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As Long-Term Survivors, We Look Back but Must Continue to Look Forward

April 6, 2017

The past is the past, you can never change it. You must stop looking back and step forward, but not forgetting the memory.

-- Unknown

A long-term survivor of HIV for 27 years and now a man in his mid-fifties, I went through the self-grieving process for myself many years ago when I expected -- and was told by a health care provider -- that I had five, maybe seven years to live. Now, having long outlived that prognosis, I, like so many other long-term survivors, have had to "refocus" and try to adjust my everyday life while not forget the journey with its ups and downs.

Looking back is only normal, I suppose, and while we cannot change things that happened in our past, we can use things learned from the past to guide us into the future, to make us better. I suspect there are a number of people like me out there, who never thought they would be on the frontlines of the AIDS epidemic and especially so in rural America. Taking control of my own life by becoming an advocate, educator and a voice, is just something that grew out of the dark and hopeless days of so many years passed. Representing the rural area as a man with HIV/AIDS became my saving grace, but the flip side of that has been a sometimes isolating life and a feeling that mine is just a lone voice in the overall, larger picture of what HIV/AIDS is today.

Looking back, I am one of two survivors from the original HIV/AIDS support group, Circle of Friends, that met over twenty years ago. Within that group was a wide range of participants who were at varying stages of the illness, including the newly diagnosed, like me. Aged from very young to their fifties and sixties, heterosexual, homosexual, both male and female, we had it all, in regards to diversity. Yet, our common thread was that we were rural citizens, and we all were finding our ways to thrive, and/or survive as best we could. I suppose that is one of the harder memories of the past for me: to know that so many I knew are gone and I have been allowed for whatever reason to still be here. It is with this, however, that the memory of those I knew will not be forgotten.

No doubt, those of us who became infected with HIV did not go out seeking to become infected, although, as I have learned, there are some who possibly do. Yet, speaking for myself, I certainly did not seek it out. I naively met someone who, as it turned out, lied to me about their positive status, and I engaged in unprotected sex with them. So, with that brief encounter, my life was forever changed. I have, however, come to accept my responsibility, or lack thereof, in becoming infected with HIV. Again, it is a hard lesson from the past. But, in order to move forward, I had to let all of that go, in that I could not change the outcome once it had happened.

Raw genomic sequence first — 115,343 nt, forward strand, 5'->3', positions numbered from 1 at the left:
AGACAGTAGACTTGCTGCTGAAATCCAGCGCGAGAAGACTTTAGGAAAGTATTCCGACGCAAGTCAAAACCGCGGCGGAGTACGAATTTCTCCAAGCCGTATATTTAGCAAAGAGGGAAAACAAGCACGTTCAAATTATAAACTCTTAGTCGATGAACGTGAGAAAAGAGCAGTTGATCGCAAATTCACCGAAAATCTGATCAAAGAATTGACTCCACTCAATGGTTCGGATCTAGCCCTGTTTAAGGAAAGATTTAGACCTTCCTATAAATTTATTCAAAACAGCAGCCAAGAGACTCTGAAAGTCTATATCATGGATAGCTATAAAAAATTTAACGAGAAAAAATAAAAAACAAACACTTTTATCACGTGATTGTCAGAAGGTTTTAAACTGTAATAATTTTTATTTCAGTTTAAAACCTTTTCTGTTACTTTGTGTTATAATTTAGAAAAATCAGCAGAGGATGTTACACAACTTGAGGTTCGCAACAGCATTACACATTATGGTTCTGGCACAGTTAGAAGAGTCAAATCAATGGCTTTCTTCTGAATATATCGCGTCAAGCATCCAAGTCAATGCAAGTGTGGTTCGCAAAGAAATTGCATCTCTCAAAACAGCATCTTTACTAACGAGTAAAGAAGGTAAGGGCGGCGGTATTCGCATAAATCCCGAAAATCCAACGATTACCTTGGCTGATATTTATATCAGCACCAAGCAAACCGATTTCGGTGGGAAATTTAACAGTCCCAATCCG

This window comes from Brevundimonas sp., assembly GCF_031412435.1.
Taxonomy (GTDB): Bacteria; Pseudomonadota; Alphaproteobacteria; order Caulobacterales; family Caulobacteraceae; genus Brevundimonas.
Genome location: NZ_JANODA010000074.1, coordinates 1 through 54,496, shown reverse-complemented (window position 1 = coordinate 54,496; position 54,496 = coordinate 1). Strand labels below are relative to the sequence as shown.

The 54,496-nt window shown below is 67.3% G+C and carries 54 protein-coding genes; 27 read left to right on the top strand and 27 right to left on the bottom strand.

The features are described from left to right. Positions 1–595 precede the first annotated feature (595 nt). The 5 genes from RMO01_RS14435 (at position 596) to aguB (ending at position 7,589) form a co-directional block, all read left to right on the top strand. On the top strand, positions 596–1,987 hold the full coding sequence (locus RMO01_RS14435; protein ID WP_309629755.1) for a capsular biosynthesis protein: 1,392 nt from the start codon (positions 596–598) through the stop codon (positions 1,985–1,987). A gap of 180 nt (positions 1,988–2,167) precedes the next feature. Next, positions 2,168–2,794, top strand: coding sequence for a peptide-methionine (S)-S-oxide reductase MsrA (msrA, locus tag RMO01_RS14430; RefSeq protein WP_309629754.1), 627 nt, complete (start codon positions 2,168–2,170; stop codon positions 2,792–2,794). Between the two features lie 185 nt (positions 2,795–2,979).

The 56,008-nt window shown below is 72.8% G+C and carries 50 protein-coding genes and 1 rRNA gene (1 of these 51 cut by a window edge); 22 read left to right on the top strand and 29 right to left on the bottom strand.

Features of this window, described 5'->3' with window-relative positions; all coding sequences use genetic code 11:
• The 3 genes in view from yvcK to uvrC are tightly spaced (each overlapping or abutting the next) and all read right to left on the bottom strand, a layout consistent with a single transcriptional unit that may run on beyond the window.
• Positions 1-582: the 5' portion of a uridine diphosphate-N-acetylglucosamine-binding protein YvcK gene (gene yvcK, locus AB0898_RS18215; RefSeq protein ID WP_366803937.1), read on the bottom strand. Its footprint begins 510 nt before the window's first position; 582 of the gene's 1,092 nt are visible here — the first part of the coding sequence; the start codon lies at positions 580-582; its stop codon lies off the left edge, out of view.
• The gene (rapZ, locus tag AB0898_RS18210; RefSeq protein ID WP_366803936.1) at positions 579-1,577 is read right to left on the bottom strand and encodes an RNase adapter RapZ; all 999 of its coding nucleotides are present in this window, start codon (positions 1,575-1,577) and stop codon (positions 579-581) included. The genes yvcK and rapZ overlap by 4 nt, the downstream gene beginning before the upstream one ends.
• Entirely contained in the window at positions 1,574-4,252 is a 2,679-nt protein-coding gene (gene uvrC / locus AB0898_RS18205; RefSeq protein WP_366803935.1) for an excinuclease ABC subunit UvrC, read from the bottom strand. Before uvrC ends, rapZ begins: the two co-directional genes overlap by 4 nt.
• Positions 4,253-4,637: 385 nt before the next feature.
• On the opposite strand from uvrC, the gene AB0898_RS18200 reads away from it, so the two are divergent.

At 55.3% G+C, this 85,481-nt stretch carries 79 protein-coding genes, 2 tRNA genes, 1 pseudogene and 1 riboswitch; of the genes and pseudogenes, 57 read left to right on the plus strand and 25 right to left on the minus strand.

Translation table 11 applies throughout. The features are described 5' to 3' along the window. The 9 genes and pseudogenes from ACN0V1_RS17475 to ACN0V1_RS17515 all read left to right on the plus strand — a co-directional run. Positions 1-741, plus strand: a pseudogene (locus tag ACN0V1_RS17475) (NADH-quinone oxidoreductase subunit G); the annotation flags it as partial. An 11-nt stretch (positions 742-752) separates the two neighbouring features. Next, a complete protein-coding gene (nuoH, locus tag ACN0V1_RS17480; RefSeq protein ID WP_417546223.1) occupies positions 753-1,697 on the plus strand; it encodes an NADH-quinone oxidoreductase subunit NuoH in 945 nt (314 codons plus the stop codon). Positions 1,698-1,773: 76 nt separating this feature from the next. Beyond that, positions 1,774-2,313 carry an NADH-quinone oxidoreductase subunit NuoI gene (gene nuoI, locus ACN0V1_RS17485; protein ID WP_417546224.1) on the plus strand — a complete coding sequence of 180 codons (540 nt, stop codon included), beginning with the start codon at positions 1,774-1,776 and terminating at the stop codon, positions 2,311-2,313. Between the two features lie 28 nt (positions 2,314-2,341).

Certainly, the outlook on HIV/AIDS is vastly different to what it was nearly thirty years ago when I became infected. Treatment options allow us to obtain undetectable viral loads, giving even us long-term survivors hope. So, it is with this that, as I look back, I must continue to look forward, and adjust my life accordingly.


Related Stories

Train of Thought, Then and Now
As Old As You Feel, Aging With HIV
The Balancing Act of Surviving HIV With Limited Resources
More Personal Accounts of Older People With HIV/AIDS

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Positive and Beyond: A Rural Perspective


Harold R. 'Scottie' Scott

Harold R. "Scottie" Scott

Harold R. "Scottie" Scott grew up on the family farm in rural Jackson County, Tennessee, which has a population of less than 10,000. On October 24, 1991, he learned he was infected with HIV via a phone call while at work. This set into motion a personal journey, which would include a very public announcement that he was living with HIV while a featured speaker at a 1994 World AIDS Day program. He has since gone on to volunteer in various capacities, representing the rural person's voice on HIV/AIDS and the issues that are sometimes unique to rural versus urban life. Among other roles, he is a speaker/educator who lives openly with his status while serving as a resource for the newly diagnosed in rural Tennessee. He currently resides some 30 miles east of Nashville, Tennessee.

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